Variabilidad de la respuesta plaquetaria a la aspirina

Translated title of the contribution: Assessing platelet response to aspirin

Sarah L. Fairley, Pascal P. McKeown, Frank Kee, Mary Francis McMullin, Mike Stevenson, Alison R. Muir

Research output: Contribution to journalArticlepeer-review

Abstract

Introduction: Despite the 25% reduction in major events with aspirin in high-risk patients reported by the Antiplatelet Trialists' Collaboration, a proportion of patients develop recurrent ischaemic events. This has led to the emergence of 'aspirin resistance' with rates between 0.4% and 83% reported. This study assessed variability in baseline platelet function, prevalence of aspirin resistance, and the performance and reproducibility of platelet function testing methods. Materials and methods: A repeated-measures randomised crossover study was performed in healthy individuals aged 18-60 years. After informed consent, patients were randomised to aspirin dose (75 mg or 300 mg) and treatment sequence with testing at baseline and after each four 3-week treatment period via Optical Platelet Aggregation (OPA), PFA-100™, VerifyNow™, and serum and urinary thromboxane (TXB2) levels. Local ethical approval was granted. Statistical analysis was performed using SPSS17. Results: The overall rate of aspirin resistance varied from 2.4% to 63.5% depending on the assay used. Significant inter- and intra-individual variability existed at baseline and on placebo testing between assays. Assay sensitivities ranged from 24.0% (OPA ADP10) to 87.8% (serum TXB2), and specificities from 81.0% (PFA-100™) to 97.4% (serum TXB2). Selection of alternative cut-off values resulted in differing prevalence rates of biochemical aspirin resistance with a trade-off between sensitivity and specificity. Conclusions: Response to aspirin shows marked inter-assay, inter-individual and temporal variability. Testing on multiple occasions using several assays is necessary to reliably diagnose aspirin resistance. Selection of alternative assay cut-off values should be considered when formally assessing aspirin response.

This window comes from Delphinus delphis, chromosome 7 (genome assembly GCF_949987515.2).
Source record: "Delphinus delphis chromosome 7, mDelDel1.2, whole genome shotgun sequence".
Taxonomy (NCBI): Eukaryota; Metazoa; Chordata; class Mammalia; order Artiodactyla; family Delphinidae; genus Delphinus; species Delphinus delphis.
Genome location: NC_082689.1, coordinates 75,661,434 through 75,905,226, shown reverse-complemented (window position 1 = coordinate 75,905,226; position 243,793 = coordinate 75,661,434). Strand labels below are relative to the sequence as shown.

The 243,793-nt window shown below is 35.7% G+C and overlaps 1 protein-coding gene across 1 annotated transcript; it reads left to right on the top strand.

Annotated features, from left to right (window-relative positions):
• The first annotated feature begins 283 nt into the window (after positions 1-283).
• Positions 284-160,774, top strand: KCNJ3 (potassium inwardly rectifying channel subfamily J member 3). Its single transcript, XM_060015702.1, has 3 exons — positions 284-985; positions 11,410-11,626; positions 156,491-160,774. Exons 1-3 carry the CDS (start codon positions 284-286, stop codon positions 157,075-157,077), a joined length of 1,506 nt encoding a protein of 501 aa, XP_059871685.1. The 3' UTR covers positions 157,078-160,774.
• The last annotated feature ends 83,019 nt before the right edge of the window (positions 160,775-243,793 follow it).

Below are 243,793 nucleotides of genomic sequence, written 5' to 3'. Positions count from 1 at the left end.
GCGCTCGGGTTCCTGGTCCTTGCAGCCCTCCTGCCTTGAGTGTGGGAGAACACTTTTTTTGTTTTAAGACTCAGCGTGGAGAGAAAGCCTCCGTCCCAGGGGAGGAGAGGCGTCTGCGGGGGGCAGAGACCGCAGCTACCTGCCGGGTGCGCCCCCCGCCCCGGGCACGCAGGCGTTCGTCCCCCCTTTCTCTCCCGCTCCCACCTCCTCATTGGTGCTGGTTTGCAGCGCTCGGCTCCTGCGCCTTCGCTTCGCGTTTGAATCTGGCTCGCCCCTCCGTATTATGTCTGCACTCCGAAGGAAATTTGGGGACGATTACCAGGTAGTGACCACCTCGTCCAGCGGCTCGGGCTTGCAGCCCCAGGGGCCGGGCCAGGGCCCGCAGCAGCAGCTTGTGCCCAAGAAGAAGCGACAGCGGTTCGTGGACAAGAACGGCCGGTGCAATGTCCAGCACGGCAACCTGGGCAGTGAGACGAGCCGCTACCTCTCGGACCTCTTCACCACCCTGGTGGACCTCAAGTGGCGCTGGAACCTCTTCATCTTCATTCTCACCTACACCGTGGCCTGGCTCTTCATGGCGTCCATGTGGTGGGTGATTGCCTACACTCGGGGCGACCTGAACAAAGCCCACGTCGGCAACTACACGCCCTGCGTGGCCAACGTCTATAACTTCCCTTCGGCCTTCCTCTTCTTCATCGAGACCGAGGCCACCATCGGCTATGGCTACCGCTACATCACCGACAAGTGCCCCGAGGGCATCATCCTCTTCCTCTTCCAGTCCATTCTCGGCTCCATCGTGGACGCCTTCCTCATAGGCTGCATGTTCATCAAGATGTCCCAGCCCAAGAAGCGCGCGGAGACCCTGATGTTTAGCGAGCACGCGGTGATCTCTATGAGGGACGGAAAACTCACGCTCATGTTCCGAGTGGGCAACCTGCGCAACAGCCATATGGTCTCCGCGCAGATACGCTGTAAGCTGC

Translated title of the contributionAssessing platelet response to aspirin
Original languageSpanish
Pages (from-to)229-234
Number of pages6
JournalSalud(i)Ciencia
Volume22
Issue number3
Publication statusPublished - 01 Oct 2016

Keywords

  • Antiplatelet therapies
  • Aspirin resistance
  • Platelet function testing
  • Platelet polymorphisms

ASJC Scopus subject areas

  • Medicine(all)

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